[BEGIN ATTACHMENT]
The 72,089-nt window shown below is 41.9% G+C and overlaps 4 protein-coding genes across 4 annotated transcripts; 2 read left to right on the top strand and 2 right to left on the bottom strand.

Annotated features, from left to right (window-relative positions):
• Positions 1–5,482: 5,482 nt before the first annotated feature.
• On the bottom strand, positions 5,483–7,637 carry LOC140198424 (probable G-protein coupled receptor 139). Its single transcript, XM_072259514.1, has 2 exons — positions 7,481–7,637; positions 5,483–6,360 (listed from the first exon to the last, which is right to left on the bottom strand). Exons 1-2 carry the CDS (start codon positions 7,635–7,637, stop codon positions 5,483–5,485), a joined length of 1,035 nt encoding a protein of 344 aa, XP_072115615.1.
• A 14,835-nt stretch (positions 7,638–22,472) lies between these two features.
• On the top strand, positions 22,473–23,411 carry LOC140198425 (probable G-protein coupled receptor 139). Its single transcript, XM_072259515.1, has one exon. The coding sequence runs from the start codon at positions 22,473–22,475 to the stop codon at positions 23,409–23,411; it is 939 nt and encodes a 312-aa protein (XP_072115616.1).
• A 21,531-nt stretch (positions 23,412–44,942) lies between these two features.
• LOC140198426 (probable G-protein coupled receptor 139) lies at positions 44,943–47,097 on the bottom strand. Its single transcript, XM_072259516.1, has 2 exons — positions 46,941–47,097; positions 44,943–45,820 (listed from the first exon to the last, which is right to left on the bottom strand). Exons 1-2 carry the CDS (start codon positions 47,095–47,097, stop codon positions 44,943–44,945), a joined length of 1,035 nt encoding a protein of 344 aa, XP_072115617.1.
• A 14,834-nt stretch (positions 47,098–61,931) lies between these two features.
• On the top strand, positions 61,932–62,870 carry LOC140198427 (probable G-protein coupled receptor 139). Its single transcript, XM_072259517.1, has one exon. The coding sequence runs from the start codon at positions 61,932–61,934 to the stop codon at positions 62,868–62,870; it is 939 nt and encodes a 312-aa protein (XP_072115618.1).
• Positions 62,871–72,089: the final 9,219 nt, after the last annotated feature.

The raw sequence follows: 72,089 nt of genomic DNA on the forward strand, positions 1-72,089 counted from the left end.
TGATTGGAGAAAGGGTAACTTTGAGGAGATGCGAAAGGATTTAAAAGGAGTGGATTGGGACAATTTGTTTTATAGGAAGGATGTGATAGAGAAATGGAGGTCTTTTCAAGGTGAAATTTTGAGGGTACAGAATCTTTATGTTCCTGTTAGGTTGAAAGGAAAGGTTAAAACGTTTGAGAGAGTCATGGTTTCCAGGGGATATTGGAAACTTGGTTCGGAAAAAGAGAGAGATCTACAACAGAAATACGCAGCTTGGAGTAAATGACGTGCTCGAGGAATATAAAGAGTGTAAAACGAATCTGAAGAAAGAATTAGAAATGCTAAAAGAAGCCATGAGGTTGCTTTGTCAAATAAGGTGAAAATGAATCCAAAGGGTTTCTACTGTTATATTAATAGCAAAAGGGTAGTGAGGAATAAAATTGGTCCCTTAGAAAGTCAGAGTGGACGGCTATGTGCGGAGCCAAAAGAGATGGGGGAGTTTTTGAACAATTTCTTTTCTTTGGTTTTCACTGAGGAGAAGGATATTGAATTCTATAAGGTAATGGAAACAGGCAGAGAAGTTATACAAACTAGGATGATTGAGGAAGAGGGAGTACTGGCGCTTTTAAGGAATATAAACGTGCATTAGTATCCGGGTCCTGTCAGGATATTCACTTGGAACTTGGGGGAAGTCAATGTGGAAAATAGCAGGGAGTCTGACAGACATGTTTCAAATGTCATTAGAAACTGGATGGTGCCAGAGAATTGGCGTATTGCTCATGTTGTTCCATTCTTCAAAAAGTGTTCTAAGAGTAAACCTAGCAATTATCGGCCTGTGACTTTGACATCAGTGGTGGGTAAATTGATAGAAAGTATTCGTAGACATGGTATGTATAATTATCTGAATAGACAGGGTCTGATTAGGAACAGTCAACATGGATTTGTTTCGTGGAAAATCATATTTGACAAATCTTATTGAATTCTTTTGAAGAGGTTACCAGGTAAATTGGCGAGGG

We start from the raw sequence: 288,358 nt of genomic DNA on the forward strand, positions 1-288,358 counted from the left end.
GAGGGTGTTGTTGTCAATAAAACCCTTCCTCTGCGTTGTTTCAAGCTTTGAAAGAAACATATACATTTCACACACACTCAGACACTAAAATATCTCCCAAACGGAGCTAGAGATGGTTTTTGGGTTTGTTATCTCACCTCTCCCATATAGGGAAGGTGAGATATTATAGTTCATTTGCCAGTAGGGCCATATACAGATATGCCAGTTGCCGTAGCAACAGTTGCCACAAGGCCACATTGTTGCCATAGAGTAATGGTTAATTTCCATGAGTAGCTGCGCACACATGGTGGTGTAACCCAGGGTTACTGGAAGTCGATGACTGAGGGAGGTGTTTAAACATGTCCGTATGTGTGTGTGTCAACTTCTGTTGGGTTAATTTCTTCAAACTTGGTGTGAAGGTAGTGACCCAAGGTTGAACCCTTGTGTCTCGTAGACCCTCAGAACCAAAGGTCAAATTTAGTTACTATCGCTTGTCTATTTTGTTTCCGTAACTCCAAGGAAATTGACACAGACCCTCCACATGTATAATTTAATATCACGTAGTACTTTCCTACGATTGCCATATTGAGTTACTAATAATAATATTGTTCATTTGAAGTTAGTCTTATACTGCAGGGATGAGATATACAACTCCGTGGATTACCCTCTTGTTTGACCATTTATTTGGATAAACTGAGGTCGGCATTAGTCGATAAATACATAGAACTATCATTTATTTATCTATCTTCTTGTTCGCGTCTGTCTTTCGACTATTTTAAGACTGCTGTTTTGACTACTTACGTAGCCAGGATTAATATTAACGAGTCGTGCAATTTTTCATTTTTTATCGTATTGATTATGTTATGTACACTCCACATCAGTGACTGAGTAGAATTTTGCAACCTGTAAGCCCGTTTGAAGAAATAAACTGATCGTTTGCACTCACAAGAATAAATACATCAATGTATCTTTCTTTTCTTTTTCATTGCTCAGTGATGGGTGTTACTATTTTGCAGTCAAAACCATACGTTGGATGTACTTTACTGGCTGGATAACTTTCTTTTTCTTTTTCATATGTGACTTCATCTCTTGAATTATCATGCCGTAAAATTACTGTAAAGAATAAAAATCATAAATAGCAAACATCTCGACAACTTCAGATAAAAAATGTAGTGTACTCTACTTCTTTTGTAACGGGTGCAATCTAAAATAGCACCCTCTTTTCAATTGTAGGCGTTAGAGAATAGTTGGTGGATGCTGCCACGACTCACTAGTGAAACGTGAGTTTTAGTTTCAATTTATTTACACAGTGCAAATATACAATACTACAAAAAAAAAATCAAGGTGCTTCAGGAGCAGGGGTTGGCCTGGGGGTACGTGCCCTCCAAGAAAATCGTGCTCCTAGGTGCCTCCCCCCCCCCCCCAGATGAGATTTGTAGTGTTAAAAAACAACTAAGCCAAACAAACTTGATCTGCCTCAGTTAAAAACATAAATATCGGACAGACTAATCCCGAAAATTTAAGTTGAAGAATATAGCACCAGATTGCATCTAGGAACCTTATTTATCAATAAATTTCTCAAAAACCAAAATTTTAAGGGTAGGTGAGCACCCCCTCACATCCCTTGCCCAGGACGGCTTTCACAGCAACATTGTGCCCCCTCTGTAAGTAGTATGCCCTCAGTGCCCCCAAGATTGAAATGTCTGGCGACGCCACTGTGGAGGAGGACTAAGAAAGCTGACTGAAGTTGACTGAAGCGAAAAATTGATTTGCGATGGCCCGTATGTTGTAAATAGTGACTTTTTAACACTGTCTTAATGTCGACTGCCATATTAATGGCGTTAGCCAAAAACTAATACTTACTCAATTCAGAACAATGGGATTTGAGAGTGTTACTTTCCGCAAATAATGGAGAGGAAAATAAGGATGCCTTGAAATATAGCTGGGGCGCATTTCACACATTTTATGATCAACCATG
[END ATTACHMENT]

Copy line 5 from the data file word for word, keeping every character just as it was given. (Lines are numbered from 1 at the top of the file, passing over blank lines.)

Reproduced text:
• A 14,835-nt stretch (positions 7,638–22,472) lies between these two features.